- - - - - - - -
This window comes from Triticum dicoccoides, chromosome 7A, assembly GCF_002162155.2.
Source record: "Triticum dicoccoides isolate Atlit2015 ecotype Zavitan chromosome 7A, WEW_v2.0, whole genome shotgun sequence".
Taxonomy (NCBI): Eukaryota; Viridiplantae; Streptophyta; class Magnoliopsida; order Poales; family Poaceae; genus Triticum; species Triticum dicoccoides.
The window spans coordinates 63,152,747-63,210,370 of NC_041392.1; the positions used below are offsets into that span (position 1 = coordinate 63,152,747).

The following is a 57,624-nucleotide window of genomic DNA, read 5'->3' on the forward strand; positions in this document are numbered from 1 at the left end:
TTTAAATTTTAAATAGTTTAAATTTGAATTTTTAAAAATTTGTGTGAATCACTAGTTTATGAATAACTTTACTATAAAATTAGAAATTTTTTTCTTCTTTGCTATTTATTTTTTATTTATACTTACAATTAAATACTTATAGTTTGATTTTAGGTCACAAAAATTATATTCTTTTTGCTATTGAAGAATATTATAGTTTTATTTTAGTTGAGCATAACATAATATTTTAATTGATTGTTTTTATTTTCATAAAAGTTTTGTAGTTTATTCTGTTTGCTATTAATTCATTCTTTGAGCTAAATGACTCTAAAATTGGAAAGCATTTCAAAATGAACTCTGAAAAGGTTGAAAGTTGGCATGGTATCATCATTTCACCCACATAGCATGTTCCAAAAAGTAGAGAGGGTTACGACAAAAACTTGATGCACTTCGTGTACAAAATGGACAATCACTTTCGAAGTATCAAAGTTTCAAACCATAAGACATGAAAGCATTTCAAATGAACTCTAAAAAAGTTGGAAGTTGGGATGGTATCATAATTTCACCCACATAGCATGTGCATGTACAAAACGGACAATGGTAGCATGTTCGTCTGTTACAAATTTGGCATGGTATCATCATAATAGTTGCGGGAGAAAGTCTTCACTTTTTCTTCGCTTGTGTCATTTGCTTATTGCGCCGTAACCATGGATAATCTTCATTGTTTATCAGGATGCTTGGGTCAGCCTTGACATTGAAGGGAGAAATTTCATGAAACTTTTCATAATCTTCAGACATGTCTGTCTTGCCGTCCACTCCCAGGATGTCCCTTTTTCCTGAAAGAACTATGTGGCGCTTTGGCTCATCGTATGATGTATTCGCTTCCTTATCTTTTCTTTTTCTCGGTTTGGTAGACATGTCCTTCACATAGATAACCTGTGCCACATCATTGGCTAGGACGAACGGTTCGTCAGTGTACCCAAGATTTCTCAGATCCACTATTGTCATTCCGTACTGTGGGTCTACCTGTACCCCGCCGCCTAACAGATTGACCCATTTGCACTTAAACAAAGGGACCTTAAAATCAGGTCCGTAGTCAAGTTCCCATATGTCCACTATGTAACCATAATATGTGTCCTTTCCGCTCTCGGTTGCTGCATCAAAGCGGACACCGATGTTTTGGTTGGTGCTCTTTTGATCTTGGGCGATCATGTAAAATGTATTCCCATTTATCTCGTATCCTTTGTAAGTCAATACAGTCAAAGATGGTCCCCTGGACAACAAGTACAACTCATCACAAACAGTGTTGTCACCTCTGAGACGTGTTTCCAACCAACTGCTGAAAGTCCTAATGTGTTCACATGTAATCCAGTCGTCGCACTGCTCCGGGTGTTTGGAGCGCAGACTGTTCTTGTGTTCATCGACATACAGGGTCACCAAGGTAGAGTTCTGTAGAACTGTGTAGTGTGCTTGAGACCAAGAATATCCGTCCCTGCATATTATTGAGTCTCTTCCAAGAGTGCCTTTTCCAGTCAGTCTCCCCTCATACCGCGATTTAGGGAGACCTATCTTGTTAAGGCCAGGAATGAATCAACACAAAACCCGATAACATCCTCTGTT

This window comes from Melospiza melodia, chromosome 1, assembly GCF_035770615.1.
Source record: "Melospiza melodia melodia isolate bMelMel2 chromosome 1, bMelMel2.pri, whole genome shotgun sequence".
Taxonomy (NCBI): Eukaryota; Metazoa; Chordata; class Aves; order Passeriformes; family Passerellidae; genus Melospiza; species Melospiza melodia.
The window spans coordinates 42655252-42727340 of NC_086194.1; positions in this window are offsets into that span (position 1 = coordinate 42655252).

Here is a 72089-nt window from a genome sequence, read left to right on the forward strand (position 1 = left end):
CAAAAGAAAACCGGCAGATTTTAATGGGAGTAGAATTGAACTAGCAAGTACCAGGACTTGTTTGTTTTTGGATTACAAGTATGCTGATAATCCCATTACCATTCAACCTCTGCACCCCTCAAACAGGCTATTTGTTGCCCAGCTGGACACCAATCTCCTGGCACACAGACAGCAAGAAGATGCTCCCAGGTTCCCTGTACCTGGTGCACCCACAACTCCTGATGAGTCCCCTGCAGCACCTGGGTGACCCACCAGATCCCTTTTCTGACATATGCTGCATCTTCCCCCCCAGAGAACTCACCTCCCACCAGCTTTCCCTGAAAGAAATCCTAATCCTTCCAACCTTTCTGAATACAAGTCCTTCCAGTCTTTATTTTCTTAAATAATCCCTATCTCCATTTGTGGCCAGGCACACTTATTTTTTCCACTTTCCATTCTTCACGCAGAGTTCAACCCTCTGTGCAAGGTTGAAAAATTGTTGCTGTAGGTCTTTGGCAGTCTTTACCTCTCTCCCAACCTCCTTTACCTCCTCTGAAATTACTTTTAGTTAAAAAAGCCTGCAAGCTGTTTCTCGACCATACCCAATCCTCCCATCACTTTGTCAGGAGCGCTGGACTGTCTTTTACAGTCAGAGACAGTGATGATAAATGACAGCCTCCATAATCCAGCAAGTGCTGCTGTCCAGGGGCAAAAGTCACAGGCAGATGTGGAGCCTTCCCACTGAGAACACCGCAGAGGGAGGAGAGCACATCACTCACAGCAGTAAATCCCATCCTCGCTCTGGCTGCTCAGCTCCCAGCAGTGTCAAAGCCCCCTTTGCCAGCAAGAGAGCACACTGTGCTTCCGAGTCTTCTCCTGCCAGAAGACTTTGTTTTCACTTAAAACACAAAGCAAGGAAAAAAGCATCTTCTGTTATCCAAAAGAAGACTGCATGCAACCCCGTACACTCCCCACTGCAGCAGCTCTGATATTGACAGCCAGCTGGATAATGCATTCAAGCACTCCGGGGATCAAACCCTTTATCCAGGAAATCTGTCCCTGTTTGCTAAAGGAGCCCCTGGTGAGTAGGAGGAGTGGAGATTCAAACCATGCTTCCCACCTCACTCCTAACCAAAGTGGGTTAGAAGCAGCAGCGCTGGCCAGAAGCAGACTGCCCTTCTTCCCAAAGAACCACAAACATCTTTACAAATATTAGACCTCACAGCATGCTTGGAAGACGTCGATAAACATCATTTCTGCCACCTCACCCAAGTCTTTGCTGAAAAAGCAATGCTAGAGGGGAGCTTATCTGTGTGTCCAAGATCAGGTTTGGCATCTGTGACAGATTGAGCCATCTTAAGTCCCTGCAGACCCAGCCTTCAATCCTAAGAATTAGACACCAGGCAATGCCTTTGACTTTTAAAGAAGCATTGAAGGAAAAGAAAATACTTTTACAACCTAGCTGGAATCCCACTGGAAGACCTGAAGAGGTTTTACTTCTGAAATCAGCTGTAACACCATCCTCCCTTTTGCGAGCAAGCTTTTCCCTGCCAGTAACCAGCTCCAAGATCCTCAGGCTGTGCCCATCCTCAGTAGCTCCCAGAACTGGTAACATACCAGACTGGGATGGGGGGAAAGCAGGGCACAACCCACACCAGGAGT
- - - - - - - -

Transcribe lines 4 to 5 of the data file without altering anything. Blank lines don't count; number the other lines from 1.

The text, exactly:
The window spans coordinates 63,152,747-63,210,370 of NC_041392.1; the positions used below are offsets into that span (position 1 = coordinate 63,152,747).

The following is a 57,624-nucleotide window of genomic DNA, read 5'->3' on the forward strand; positions in this document are numbered from 1 at the left end: